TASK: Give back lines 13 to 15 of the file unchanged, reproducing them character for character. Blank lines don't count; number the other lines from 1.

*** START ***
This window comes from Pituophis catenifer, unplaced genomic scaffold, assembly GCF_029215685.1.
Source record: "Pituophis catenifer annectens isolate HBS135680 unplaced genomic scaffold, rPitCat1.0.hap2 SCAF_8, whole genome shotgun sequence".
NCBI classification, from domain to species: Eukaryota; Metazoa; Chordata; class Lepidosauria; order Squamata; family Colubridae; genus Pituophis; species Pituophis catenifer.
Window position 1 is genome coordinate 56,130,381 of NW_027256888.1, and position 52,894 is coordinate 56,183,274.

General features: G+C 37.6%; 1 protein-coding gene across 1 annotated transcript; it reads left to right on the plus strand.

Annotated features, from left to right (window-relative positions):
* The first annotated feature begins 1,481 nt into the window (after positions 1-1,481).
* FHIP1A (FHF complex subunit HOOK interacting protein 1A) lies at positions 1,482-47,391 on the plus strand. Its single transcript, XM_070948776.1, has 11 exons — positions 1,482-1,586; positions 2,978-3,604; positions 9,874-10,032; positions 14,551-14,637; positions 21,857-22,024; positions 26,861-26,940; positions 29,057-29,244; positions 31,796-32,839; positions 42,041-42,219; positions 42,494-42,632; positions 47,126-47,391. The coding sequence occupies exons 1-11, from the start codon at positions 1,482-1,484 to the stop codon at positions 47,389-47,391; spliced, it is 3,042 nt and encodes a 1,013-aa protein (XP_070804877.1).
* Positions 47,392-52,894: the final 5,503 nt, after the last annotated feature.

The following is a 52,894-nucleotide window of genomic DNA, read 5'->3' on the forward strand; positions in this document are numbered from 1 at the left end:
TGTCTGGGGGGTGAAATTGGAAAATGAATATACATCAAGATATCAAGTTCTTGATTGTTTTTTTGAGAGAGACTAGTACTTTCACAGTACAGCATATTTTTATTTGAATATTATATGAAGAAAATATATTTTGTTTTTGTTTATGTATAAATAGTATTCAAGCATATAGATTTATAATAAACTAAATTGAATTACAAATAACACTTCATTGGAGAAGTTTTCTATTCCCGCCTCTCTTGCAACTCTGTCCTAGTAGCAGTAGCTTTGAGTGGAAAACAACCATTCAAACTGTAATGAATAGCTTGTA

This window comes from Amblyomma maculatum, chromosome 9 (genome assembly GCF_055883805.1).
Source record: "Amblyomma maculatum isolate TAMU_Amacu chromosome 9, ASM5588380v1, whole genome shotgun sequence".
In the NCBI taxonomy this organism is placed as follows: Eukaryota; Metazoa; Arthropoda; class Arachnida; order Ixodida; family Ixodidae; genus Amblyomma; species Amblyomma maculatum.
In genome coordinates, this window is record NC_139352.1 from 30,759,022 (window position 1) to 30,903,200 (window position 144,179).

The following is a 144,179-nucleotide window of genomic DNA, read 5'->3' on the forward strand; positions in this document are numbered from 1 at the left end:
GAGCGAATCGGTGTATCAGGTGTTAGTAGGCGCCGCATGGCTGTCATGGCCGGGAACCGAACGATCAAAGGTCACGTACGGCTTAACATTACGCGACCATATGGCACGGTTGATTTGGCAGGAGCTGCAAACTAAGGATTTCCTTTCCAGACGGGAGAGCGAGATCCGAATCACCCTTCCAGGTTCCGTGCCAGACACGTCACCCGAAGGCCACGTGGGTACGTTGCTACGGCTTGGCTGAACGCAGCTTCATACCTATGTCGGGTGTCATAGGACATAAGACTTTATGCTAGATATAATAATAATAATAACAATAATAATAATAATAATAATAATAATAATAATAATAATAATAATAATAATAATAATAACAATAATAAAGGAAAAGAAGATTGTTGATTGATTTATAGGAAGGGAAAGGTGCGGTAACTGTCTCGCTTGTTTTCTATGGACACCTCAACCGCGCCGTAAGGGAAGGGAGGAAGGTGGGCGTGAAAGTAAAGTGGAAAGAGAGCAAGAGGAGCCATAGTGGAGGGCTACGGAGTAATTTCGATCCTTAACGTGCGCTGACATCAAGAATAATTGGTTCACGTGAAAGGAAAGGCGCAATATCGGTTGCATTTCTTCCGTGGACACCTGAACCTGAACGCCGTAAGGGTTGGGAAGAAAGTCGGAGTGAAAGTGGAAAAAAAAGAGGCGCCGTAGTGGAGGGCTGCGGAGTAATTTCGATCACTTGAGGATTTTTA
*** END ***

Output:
Source record: "Amblyomma maculatum isolate TAMU_Amacu chromosome 9, ASM5588380v1, whole genome shotgun sequence".
In the NCBI taxonomy this organism is placed as follows: Eukaryota; Metazoa; Arthropoda; class Arachnida; order Ixodida; family Ixodidae; genus Amblyomma; species Amblyomma maculatum.
In genome coordinates, this window is record NC_139352.1 from 30,759,022 (window position 1) to 30,903,200 (window position 144,179).